|Sunday, 20 November 2016|
by Don Bingham
Americans have always celebrated Christmas with gingerbread!
The original word for ginger came from a Sanskrit word, singabeera, meaning “root shaped like a horn.”
Ginger has been grown in India and southern China for countless centuries. The ancient Chinese used it as a medicine. Over the course of gingerbread’s history, its form varied from location to location. In some places, gingerbread was a soft cake, while in others, it was a crisp, flat cookie; elsewhere, the treat came as a warm, thick square of bread, sometimes served with a pitcher of lemon sauce or cream.
Almost always it was cut into shapes — men, women, stars or animals — and colorfully decorated or dusted with sugar.
In his publication “Christmas at Home – Just Gingerbread,” Conover Swofford reminds us that gingerbread came to North America from all parts of northern Europe with the settlers who brought with them the traditions of their families. American recipes usually called for fewer spices than their European counterparts; they often made use of ingredients that were available only regionally. For instance, maple syrup gingerbreads were made in New England, while in the South, sorghum molasses was used.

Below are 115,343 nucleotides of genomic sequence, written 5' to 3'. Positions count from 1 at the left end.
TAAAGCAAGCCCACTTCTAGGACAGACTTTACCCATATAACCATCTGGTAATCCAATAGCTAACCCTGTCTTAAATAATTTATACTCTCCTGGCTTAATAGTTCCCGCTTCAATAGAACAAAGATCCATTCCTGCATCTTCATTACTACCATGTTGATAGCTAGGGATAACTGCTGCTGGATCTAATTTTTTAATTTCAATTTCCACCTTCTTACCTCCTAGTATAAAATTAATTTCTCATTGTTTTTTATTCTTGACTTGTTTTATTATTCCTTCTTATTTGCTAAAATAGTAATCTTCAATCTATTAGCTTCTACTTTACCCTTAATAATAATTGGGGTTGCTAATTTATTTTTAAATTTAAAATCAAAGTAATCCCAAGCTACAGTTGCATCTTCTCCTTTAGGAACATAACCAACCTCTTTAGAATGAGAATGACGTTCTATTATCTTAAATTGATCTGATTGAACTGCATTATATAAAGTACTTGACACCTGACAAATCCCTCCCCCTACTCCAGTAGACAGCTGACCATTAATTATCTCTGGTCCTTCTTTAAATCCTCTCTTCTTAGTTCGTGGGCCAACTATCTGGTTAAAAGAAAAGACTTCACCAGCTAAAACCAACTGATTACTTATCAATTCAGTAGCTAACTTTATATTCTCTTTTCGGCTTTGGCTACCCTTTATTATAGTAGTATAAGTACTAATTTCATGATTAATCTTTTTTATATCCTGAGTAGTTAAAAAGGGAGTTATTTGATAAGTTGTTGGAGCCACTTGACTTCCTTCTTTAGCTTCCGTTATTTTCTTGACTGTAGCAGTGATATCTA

We have included some of our favorite recipes! What a great way to enjoy the holidays with GINGERBREAD!
In a liquid-measuring cup, combine cream, molasses and vanilla extract, stirring to blend. Add to flour mixture, stirring until mixture is evenly moist. If dough seems dry, add more cream, 1 tablespoon at a time. Working gently, bring mixture together with hands until a dough forms.
Turn dough out onto a lightly floured surface. Knead gently 3 to 4 times. Using a rolling pin, roll dough to a 1-inch thickness. Using a 2 1/2-inch fluted round cutter, cut 12 scones from dough. Place scones 2 inches apart on prepared baking sheet.
Garnish with a sprinkle of granulated sugar, if desired. Bake until edges of scones are golden brown and a wooden pick inserted in the centers comes out clean, 18 to 20 minutes.
May be served with lemon curd or peach sabayon sauce.
Century Ginger Snaps
Add sifted ingredients to butter mixture. Stir in water. Roll dough to 1/4-inch thickness. Cut into desired shapes and place on baking sheets. Bake 10 minutes.
Recognized throughout the state as an accomplished chef, Don Bingham has authored cookbooks, presented television programs and planned elaborate events. Today, he is the administrator for the Governor’s Mansion.